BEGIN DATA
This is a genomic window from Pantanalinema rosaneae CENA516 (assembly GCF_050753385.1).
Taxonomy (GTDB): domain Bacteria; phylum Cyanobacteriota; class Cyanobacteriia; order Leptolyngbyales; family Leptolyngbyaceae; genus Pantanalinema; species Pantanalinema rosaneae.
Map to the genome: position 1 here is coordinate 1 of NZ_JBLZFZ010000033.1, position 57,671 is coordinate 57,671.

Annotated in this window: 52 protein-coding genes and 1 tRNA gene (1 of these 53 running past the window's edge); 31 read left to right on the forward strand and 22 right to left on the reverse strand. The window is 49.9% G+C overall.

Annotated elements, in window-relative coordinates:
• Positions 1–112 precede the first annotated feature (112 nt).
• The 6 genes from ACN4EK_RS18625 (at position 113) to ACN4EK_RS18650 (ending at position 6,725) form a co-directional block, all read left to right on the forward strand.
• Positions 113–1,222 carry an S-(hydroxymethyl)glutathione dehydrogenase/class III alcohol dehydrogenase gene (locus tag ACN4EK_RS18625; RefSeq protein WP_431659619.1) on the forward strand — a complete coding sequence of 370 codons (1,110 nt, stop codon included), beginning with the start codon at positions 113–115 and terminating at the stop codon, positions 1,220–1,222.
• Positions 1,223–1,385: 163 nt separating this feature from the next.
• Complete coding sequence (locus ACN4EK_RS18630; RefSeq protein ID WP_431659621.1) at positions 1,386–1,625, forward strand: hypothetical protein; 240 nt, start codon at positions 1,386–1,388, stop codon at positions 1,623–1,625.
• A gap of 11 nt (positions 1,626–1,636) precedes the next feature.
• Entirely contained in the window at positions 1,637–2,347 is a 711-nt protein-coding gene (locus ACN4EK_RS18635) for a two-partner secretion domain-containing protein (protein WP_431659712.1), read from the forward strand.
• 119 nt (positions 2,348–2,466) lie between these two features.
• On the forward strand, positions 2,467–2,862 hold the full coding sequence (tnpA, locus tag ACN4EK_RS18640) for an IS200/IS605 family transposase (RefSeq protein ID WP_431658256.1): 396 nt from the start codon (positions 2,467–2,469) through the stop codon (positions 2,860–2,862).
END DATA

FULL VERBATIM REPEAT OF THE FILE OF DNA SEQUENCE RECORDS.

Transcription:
This is a genomic window from Pantanalinema rosaneae CENA516 (assembly GCF_050753385.1).
Taxonomy (GTDB): domain Bacteria; phylum Cyanobacteriota; class Cyanobacteriia; order Leptolyngbyales; family Leptolyngbyaceae; genus Pantanalinema; species Pantanalinema rosaneae.
Map to the genome: position 1 here is coordinate 1 of NZ_JBLZFZ010000033.1, position 57,671 is coordinate 57,671.

Annotated in this window: 52 protein-coding genes and 1 tRNA gene (1 of these 53 running past the window's edge); 31 read left to right on the forward strand and 22 right to left on the reverse strand. The window is 49.9% G+C overall.

Annotated elements, in window-relative coordinates:
• Positions 1–112 precede the first annotated feature (112 nt).
• The 6 genes from ACN4EK_RS18625 (at position 113) to ACN4EK_RS18650 (ending at position 6,725) form a co-directional block, all read left to right on the forward strand.
• Positions 113–1,222 carry an S-(hydroxymethyl)glutathione dehydrogenase/class III alcohol dehydrogenase gene (locus tag ACN4EK_RS18625; RefSeq protein WP_431659619.1) on the forward strand — a complete coding sequence of 370 codons (1,110 nt, stop codon included), beginning with the start codon at positions 113–115 and terminating at the stop codon, positions 1,220–1,222.
• Positions 1,223–1,385: 163 nt separating this feature from the next.
• Complete coding sequence (locus ACN4EK_RS18630; RefSeq protein ID WP_431659621.1) at positions 1,386–1,625, forward strand: hypothetical protein; 240 nt, start codon at positions 1,386–1,388, stop codon at positions 1,623–1,625.
• A gap of 11 nt (positions 1,626–1,636) precedes the next feature.
• Entirely contained in the window at positions 1,637–2,347 is a 711-nt protein-coding gene (locus ACN4EK_RS18635) for a two-partner secretion domain-containing protein (protein WP_431659712.1), read from the forward strand.
• 119 nt (positions 2,348–2,466) lie between these two features.
• On the forward strand, positions 2,467–2,862 hold the full coding sequence (tnpA, locus tag ACN4EK_RS18640) for an IS200/IS605 family transposase (RefSeq protein ID WP_431658256.1): 396 nt from the start codon (positions 2,467–2,469) through the stop codon (positions 2,860–2,862).